When to Choose All-Season or All-Weather Tires

Having the right set of tires on your vehicle is essential for safe driving in any season. Depending on where you live and the weather you face, a set of all-weather or all-season tires might be ideal for year-round traction and control. Let’s look at the differences between these two types of tires to help you decide which ones are right for you.

A Word on Winter Tires

If you often face harsh winter weather, including heavy snow and icy roads, winter tires (also called snow tires) may offer the best traction. That’s because winter tires are made especially for optimal performance on winter roads with special rubber that stays flexible under 40º F. Plus, the deep, wide, and jagged tread on snow tires helps maintain traction while the channels move water away from the tires.

Looking for even more traction? Many winter tires have studded options, giving you more grip on ice. See our article How to Choose Snow Tires for more.

While they do perform well in the snow and ice, winter tires are not recommended for year-round use. That’s where all-season and all-weather tires excel.

Why All-Season Tires Are so Popular

All-season tires are very popular thanks to variety and choice. There are a lot of all-season tires to choose from, which can help you get the performance benefits you want in your tires. Additionally, all-season tires give drivers optimal tread life, good traction in the rain, a quiet and comfortable ride, and offer mud and light snow traction when they carry an M+S rating. As long as temperatures stay at or above 40º F, everything is fine.

However, all-season tires are not optimized for winter driving or recommended for severe snow conditions. When the temperatures drop, the rubber in all-season tires hardens, increasing stopping distance and reducing control. Read Are All-Season Tires Okay in the Snow for more.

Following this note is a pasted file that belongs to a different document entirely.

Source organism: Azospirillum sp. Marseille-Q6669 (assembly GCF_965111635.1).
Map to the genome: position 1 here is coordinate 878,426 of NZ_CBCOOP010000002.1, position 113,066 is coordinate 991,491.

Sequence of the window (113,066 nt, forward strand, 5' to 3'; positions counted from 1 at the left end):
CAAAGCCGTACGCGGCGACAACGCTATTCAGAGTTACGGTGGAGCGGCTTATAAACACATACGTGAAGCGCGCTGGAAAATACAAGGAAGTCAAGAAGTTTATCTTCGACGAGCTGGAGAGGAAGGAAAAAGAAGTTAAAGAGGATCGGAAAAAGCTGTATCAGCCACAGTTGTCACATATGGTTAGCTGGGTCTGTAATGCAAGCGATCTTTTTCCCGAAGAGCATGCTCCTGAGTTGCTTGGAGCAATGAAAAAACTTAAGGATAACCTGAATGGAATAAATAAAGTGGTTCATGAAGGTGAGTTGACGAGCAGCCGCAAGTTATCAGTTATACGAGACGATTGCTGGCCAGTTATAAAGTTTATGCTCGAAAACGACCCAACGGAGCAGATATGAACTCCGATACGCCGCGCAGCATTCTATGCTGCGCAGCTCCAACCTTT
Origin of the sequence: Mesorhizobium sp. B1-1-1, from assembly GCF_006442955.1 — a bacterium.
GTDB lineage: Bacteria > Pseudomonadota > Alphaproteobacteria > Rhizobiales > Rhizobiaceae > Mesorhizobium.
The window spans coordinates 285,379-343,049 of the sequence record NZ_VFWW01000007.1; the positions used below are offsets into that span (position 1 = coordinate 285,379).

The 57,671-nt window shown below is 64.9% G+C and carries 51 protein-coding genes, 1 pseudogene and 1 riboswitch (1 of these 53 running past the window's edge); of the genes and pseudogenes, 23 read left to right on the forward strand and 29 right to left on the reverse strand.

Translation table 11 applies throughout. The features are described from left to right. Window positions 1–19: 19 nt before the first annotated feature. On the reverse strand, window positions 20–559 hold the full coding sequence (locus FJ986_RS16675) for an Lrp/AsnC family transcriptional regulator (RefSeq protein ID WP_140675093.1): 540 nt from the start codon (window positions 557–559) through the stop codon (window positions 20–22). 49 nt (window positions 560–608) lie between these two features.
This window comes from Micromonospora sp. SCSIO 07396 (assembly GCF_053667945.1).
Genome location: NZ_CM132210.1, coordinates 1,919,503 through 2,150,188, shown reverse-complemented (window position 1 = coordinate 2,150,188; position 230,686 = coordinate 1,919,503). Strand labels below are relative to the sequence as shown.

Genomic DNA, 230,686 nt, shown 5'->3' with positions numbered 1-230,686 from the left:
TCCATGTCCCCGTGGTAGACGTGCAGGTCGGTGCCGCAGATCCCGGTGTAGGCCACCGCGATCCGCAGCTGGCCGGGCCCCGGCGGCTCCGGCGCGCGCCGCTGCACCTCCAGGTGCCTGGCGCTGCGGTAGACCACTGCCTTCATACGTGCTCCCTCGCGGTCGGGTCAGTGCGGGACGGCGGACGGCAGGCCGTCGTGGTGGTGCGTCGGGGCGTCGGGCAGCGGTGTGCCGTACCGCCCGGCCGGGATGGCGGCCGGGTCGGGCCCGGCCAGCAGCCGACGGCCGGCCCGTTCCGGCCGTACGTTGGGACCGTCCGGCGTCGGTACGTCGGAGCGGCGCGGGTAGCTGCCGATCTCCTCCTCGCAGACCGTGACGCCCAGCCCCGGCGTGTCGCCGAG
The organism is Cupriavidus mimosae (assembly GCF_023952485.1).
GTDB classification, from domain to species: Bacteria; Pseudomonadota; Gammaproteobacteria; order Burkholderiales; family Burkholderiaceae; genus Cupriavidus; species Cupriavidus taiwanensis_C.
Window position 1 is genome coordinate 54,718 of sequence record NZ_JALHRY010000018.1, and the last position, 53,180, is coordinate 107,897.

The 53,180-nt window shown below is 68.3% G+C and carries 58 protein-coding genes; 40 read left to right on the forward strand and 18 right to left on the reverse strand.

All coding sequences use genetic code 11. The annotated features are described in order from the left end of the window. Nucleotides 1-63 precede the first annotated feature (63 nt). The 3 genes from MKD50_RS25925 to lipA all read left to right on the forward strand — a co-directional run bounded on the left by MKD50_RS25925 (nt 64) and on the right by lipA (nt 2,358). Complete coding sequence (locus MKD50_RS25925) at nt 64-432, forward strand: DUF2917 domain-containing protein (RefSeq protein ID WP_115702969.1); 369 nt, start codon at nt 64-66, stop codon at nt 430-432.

All-Season Tires vs All-Weather Tires Infographic

All-Weather Tires Give You Year-Round Traction

If you consistently face winter driving conditions but don’t require or want a set of dedicated winter tires, all-weather tires could be the right fit.

3-Peak Mountain Snowflake Icon

All-weather tires have many of the same features of an all-season tire with a better tread life and a quieter ride than a dedicated winter tire. Plus, they carry the 3-Peak Mountain Snowflake rating (see icon), which qualifies as a winter traction tire for mountain pass restrictions.

These tires are made from a special rubber compound that stays flexible in colder temperatures, but still performs like an all-season tire outside the winter months. A set of all-weather tires can give you peace of mind for a coming snowstorm while keeping you from swapping out your tires twice a year.

A Final Word on All-Season vs All-Weather Tires

The pros at Les Schwab can help you decide if a set of all-season, all-weather, or seasonal change-out to winter tires would be best to keep you and your family safe on your region’s winter roads. Stop by or schedule an appointment to get the answers, tires, and other safety services you need at a Les Schwab tire shop near you.